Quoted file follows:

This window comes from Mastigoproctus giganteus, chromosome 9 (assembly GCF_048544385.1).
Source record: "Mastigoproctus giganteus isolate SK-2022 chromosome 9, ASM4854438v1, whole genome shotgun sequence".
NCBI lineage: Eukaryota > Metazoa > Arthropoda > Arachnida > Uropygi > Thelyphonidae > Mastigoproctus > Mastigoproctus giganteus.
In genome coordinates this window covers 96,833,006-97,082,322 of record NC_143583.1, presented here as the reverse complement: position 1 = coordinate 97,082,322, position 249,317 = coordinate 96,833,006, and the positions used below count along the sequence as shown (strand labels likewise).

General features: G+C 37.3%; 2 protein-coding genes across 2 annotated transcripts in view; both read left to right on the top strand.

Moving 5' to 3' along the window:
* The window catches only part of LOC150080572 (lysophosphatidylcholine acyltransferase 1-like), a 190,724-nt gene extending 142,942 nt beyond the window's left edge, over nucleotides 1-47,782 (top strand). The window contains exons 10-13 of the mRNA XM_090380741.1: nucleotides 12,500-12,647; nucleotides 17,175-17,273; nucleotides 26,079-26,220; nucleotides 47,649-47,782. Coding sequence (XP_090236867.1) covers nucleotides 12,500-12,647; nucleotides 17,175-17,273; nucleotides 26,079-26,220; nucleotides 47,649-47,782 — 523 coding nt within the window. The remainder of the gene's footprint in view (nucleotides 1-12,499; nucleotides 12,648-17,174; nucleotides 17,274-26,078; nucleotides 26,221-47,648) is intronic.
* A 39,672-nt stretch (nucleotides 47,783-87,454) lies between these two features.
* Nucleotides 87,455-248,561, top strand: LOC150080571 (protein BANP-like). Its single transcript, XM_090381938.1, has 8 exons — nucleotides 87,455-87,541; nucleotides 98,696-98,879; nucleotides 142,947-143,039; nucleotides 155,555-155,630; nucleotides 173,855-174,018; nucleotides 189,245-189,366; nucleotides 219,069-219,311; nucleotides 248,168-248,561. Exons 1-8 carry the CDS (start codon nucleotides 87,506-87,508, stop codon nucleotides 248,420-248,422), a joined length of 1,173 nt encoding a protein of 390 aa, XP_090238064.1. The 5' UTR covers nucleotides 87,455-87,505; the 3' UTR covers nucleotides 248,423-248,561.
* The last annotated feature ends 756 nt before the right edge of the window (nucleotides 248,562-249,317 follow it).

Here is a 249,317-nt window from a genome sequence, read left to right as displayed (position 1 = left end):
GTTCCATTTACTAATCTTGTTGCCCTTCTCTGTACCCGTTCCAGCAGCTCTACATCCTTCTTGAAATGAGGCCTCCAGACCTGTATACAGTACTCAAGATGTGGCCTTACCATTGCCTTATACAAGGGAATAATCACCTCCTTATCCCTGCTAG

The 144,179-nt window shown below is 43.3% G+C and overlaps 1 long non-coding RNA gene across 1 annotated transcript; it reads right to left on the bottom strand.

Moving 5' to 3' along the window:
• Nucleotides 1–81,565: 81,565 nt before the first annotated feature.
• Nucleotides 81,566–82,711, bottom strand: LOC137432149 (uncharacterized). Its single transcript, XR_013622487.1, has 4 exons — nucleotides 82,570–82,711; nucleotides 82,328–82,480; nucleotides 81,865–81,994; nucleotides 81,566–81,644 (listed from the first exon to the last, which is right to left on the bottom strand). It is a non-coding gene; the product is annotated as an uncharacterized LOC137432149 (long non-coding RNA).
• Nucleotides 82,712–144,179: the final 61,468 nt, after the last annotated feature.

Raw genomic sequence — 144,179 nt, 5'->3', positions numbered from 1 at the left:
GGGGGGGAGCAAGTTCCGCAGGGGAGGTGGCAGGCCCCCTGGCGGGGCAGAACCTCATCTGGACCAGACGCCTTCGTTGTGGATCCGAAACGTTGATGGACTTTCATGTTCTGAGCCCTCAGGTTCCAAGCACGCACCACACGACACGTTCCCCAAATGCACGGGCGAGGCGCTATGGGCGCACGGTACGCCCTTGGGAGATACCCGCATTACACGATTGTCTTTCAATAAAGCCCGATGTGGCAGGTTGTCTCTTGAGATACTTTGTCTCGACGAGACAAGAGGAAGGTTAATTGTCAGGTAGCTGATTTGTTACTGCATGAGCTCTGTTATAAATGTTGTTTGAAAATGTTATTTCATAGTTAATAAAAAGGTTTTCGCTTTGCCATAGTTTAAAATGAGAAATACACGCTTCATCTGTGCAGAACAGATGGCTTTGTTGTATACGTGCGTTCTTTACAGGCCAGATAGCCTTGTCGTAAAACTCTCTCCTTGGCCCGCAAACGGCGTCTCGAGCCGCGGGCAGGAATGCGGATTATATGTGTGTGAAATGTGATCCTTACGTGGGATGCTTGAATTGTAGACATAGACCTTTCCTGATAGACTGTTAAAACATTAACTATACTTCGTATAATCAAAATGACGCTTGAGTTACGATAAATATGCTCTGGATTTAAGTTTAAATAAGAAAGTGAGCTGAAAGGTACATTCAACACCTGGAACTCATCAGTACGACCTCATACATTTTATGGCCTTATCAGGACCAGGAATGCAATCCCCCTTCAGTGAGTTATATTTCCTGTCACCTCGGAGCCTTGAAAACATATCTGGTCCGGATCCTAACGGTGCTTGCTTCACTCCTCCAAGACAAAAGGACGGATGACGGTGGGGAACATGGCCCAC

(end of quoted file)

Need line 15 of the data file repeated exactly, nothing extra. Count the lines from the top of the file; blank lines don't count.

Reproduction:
• Nucleotides 1–81,565: 81,565 nt before the first annotated feature.